American Alpine Jounrna and Accidents in North American Climbing

Gulmit Tower (5,810m), Southeast Ridge, Attempt.

Asia, Pakistan, Karakoram, Batura Muztagh

  • Climbs And Expeditions
  • Author: Slawomir Kawecki, Poland
  • Climb Year: 2011
  • Publication Year: 2012

Rising west from Gulmit village on the Karakoram Highway is the Bulkish Yaz Glacier, dominated at its head by an outstanding peak named Gulmit Tower, one of several summits toward the end of the long ridge running east from Ultar. The village is the administrative center of Gojal region and the former residence of the Mir of Hunza.

According to information collected by Polish cartographer Jerzy Wala, Gulmit Tower was first attempted in September 1988. Frenchmen Gerard Decorps and Emmanuel Schmutz approached from the Bulkish Yaz Glacier and climbed the couloir left of the peak to reach its south col at 5,500m. Bad weather prevented further progress. A second attempt was made in July 1994. Julian Freeman-Attwood and Ed Webster, approaching up the Sikardu Glacier to the southwest, climbed a south-facing couloir to the west col (5,500m). The rock on the 300m headwall of the west ridge above proved to be very loose, and the pair retreated.

In September 2006 two Poles, Tadeusz Mazeno Dzi?gielewski and Jakub Hornowski, made the third attempt, following the route tried by the French. They climbed a little way up the southeast ridge above the south col to the main headwall at 5,650m but then retreated. Tadeusz returned in July 2007 with Rafel Zarebski and two colleagues, but continuous bad weather and high avalanche risk prevented them climbing the couloir.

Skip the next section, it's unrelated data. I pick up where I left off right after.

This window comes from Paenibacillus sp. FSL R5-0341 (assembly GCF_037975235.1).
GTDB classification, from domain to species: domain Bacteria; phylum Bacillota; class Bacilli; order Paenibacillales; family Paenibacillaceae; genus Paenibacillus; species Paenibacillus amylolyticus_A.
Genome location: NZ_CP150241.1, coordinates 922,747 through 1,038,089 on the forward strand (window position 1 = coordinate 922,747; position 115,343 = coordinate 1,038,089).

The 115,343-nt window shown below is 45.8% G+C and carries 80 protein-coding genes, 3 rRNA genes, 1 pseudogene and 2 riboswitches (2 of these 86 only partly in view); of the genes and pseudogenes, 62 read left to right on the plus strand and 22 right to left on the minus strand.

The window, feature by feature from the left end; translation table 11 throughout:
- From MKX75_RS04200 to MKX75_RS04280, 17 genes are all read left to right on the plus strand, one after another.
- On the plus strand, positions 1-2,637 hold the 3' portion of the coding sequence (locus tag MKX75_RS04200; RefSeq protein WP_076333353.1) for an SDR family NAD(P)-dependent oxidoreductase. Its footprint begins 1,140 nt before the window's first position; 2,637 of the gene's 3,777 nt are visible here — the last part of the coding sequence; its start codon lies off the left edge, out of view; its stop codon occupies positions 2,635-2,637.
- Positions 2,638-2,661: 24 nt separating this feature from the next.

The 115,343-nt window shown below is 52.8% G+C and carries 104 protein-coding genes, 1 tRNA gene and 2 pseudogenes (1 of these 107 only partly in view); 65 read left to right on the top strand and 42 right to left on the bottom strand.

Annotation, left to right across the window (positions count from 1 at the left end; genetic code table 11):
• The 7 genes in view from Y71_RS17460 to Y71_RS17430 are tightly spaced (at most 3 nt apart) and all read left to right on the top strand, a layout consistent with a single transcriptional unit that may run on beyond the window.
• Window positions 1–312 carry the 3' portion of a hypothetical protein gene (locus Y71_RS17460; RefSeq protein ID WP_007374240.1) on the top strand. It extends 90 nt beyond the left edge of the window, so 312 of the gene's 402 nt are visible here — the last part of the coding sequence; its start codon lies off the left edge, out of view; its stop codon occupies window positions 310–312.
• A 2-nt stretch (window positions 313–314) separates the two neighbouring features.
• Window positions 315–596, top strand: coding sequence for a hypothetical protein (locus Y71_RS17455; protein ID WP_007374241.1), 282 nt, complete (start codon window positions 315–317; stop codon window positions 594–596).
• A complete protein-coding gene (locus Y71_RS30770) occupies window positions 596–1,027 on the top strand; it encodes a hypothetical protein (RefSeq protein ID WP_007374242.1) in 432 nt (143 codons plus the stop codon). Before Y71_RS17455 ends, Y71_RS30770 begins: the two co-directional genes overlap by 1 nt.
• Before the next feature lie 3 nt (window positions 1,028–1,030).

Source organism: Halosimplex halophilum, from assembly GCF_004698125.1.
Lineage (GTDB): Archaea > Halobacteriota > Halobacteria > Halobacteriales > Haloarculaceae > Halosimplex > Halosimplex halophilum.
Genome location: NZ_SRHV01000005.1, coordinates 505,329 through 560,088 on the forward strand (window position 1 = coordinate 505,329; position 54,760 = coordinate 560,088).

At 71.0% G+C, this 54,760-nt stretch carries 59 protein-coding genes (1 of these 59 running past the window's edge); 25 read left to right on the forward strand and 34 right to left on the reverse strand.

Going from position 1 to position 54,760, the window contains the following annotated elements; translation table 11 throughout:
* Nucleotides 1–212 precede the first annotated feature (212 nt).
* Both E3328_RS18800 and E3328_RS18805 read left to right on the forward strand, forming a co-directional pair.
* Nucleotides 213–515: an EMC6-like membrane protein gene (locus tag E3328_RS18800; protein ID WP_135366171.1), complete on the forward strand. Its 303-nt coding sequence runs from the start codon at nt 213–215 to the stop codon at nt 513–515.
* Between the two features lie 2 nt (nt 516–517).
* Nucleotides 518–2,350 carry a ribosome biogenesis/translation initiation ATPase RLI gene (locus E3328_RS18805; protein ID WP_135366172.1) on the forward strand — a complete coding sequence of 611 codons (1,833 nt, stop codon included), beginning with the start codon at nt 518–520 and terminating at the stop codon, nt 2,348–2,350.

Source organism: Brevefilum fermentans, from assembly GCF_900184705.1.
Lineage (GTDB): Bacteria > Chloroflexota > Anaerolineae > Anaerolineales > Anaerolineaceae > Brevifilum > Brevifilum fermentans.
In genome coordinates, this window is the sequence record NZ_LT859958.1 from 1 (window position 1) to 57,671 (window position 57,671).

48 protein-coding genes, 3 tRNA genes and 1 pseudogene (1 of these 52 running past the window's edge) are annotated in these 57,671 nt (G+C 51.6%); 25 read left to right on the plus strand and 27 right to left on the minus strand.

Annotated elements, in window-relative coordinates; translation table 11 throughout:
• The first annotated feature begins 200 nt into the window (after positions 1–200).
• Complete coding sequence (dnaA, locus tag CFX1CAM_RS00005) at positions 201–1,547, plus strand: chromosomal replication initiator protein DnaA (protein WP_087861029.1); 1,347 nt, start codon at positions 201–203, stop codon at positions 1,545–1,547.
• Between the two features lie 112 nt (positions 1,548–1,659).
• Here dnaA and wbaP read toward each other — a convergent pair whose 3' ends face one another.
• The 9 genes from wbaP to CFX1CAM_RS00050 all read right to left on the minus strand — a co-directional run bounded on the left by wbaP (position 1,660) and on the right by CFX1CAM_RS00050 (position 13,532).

In 2008 Klaudiusz Duda and I made the fifth attempt. On June 4 we left Gulmit and the following day established base camp at 4,000m in the Balkish Yaz valley. On the 6th we discovered a way through the complex glacier and made Camp 1 in the upper reaches, at 4,300m. Over the next few days we acclimatized on a nearby ridge, then rested in base camp. We anxiously watched avalanches of heavy wet snow come down the left couloir, the only route used to reach the south col.

The couloir proving too dangerous, we tried a different route. On the 12th we started climbing farther left, passing below a big serac, and heading right up a snow/ice field to a rib, which was crowned by an impressive cornice. A slope of ice and rock took us to the south col, where we bivouacked. Next day we climbed the ridge to the headwall at 5,650m but, unable to find a continuation, returned to the col and rappelled alongside the couloir. Halfway down we got too close to the couloir, and a sizeable avalanche passed right over us. We escaped with just a few bruises and torn trousers. By the 14th we were back at base camp and reached Gulmit next day.

On January 4, 2010, the enormous landslide above Attabad dammed the Hunza River, forming a lake that became several kilometers long and 100m deep. Gulmit is 40 percent flooded, and the lake has isolated 25,000 people in Gojal (upper Hunza) from the rest of the country. Food has to be delivered by boats, which are also used to transport people across the landslide area.

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